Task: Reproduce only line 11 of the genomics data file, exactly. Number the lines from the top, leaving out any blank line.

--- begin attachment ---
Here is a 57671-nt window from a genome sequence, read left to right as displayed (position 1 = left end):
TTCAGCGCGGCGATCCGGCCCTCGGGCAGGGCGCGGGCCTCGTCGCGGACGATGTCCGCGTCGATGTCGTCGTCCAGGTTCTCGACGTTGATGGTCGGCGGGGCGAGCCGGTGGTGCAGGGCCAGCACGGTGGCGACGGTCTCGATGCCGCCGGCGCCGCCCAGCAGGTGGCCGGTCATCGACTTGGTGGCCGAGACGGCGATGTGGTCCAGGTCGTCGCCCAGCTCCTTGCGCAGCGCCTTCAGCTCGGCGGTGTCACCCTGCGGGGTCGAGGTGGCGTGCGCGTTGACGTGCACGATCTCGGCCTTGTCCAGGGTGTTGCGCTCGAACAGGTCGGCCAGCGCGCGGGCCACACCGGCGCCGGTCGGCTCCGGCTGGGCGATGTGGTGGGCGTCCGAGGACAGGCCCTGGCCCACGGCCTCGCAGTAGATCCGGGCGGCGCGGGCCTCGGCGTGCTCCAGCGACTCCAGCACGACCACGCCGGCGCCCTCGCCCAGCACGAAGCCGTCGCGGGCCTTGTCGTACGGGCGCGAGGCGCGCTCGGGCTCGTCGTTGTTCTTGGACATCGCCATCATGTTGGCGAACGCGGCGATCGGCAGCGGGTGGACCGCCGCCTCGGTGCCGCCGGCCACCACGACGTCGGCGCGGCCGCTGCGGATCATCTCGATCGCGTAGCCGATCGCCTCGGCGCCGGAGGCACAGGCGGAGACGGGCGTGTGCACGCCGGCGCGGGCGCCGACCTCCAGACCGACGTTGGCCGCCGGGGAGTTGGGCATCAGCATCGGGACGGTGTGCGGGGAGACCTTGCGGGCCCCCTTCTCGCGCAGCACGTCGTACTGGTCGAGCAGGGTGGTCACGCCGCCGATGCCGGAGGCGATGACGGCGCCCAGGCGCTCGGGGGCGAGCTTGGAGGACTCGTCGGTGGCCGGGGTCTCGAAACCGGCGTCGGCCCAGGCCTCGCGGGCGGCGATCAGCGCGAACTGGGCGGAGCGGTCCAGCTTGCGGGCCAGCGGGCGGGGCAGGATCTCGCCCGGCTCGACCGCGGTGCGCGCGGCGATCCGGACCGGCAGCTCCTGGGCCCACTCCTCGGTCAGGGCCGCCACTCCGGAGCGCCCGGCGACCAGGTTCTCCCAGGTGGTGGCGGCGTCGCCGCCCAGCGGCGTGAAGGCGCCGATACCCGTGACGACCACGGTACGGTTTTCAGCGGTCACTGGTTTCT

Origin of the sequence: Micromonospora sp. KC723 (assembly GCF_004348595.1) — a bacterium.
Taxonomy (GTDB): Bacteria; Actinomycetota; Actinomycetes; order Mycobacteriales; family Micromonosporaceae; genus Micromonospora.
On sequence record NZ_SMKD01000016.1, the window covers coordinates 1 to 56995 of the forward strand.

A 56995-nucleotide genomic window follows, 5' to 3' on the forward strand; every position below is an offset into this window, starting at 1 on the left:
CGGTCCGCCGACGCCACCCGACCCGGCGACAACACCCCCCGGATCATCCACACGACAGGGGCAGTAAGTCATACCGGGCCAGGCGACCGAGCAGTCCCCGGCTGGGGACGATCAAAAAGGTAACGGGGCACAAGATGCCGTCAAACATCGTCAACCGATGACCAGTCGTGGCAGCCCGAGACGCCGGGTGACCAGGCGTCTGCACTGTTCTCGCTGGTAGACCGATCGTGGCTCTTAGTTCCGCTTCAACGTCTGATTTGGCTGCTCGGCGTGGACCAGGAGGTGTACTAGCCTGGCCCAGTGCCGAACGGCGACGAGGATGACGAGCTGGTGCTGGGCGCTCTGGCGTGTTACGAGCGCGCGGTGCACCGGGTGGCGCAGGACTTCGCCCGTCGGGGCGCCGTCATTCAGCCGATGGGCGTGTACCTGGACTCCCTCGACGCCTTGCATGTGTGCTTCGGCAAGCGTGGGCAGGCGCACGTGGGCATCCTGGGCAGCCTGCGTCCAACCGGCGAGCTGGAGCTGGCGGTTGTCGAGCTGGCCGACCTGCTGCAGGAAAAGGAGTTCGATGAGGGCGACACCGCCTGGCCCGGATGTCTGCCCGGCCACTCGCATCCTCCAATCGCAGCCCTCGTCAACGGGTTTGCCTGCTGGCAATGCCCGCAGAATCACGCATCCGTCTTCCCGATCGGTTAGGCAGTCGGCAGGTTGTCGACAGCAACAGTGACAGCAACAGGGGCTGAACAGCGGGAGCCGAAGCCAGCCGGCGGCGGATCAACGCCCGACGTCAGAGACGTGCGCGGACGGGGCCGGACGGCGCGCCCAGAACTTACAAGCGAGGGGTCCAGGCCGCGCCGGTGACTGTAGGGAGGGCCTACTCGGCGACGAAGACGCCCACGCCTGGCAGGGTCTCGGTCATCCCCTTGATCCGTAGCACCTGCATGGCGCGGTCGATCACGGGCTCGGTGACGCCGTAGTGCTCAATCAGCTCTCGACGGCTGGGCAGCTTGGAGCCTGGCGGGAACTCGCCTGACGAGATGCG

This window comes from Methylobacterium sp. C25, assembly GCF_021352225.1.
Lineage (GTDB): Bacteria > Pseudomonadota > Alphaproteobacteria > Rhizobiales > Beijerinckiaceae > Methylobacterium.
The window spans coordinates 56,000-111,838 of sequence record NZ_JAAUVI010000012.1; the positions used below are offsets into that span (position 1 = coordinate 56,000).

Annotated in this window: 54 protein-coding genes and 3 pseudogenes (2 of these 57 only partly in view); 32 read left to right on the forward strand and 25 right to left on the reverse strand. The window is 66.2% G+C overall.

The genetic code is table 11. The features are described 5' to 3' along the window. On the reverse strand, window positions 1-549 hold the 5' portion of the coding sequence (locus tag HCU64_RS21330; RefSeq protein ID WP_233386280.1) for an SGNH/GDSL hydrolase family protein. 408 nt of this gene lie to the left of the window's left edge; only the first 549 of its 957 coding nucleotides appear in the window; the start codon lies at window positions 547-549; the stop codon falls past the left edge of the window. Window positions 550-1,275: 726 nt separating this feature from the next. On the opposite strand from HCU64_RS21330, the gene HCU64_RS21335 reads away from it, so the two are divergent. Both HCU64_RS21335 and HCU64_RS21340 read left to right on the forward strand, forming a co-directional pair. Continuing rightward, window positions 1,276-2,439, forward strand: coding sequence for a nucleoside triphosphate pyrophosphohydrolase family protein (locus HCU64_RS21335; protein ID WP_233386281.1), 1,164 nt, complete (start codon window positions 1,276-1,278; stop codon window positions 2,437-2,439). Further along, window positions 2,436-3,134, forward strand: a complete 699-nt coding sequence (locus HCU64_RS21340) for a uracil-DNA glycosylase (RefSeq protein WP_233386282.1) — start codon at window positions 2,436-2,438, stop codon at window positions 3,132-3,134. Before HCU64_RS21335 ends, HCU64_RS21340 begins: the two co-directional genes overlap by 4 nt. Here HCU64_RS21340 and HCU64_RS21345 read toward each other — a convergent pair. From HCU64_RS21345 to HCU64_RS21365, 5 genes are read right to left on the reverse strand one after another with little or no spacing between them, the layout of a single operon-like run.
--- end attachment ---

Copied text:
Annotated in this window: 54 protein-coding genes and 3 pseudogenes (2 of these 57 only partly in view); 32 read left to right on the forward strand and 25 right to left on the reverse strand. The window is 66.2% G+C overall.